I am less than sure stackoverflow is a spot for this type of general question, but let us try it out.
Being uncovered to the necessity of storing application data somewhere, I have always used MySQL or sqlite, simply because it certainly is done like this. Because it appears like the world is applying these databases (first and foremost software items, frameworks, etc), it is quite hard for any beginning developer much like me to begin considering whether this is an excellent solution or otherwise.
Ok, say we've got some object-oriented logic within our application, and objects are based on one another in some way. We have to map this logic towards the storage logic, so relations between database objects are needed too. This leads us to presenting relational database, and I am comfortable with that - to place it simple, our database table rows sometimes have to have references with other tables' rows. Why use SQL language for interaction with your a database?
SQL totally a text. I'm able to appreciate this is awesome for really being aware of what it will, but is not it silly to make use of text table and column names for part of application that nobody seen after deploynment? Should you needed to write an information storage on your own, you'd haven't used this type of solution. Personally, I'd used some 'compiled db query' bytecode, that might be put together once in the client application and passed towards the database. Also it surely would title tables and colons by id amounts, not ascii-strings. Within the situation of alterations in table structure individuals byte queries might be recompiled based on new db schema, saved in XML or something like that like this.
Do you know the problems of my idea? Can there be any reason behind me to not write it myself and also to use SQL database rather?
EDIT To create my question more obvious. The majority of solutions declare that SQL, as being a text query, helps designers better comprehend the query itself and debug it easier. Personally, I've not seen people writing SQL queries manually for some time. Everybody I understand, including me, is applying ORM. This case, by which we increase your new degree of abstraction to cover SQL, results in thinking as we need SQL or otherwise. I'd be very grateful should you could give some good examples by which SQL can be used without ORM intentionally, and why.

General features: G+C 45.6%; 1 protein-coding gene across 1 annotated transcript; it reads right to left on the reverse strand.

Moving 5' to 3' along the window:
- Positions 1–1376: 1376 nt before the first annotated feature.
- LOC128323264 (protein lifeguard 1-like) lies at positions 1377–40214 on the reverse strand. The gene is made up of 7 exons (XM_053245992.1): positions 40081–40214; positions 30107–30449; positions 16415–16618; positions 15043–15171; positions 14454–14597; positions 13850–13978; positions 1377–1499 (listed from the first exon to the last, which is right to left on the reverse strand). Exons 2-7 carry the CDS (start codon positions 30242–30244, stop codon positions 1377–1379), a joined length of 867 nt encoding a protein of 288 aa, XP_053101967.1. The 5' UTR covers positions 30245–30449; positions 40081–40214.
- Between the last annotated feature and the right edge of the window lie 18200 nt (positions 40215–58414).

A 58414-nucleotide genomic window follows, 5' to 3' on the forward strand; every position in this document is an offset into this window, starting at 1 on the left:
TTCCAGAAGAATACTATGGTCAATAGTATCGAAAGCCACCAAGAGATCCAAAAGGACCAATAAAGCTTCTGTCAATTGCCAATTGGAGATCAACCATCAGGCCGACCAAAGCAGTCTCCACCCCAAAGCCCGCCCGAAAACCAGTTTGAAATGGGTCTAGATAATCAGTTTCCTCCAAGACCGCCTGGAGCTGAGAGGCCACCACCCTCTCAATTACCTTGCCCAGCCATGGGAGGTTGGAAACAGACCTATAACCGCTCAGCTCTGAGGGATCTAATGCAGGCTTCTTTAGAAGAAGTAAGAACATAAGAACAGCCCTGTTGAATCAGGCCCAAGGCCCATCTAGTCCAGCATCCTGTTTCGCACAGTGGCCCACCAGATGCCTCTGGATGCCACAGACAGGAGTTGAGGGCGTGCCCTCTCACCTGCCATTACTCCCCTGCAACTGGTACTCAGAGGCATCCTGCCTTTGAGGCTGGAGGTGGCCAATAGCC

EDIT2 SQL is definitely an interface from a human along with a database. Now you ask , so why do we must apply it application/database interaction? I still request for good examples of people writing/debugging SQL.
Everybody I understand, including me, is applying ORM
Strange. Everybody I understand, including me, still creates the majority of the SQL manually. You typically finish track of tight, more high end queries than you need to do having a produced solution. And, based on your industry and application, this speed does matter. A lot. yeah, I'll sometimes use LINQ for any quick-n-dirty where I do not mind exactly what the resulting SQL appears like, but so far nothing automated beats hands-updated SQL when ever performance against a sizable database inside a high-load atmosphere really matters.
- This is an ubiquitous standard. Virtually every programming language available has a method to access SQL databases. Try by using a proprietary binary protocol.
- Everybody knows it. You'll find experts easily, new designers will often comprehend it to some extent without needing training
- SQL is extremely carefully associated with the relational model, that has been completely investigated regarding optimisation and scalability. However it still frequently requires manual fine-tuning (index creation, query structure, etc.), that is relatively simple because of the textual interface.
Why use SQL language for interaction with your a database?
I believe it's for the similar reason that you employ an individual-readable (source code) language for interaction using the compiler.
Personally, I'd used some 'compiled db query' bytecode, that might be put together once in the client application and passed towards the database.
It is really an existing (optional) feature of databases, known as "saved methods".
I'd be very grateful should you could give some good examples by which SQL can be used without ORM intentionally, and why
After I implemented my very own ORM, I implemented the ORM framework using ADO.Internet: and taking advantage of ADO.Internet includes using SQL claims in the implementation.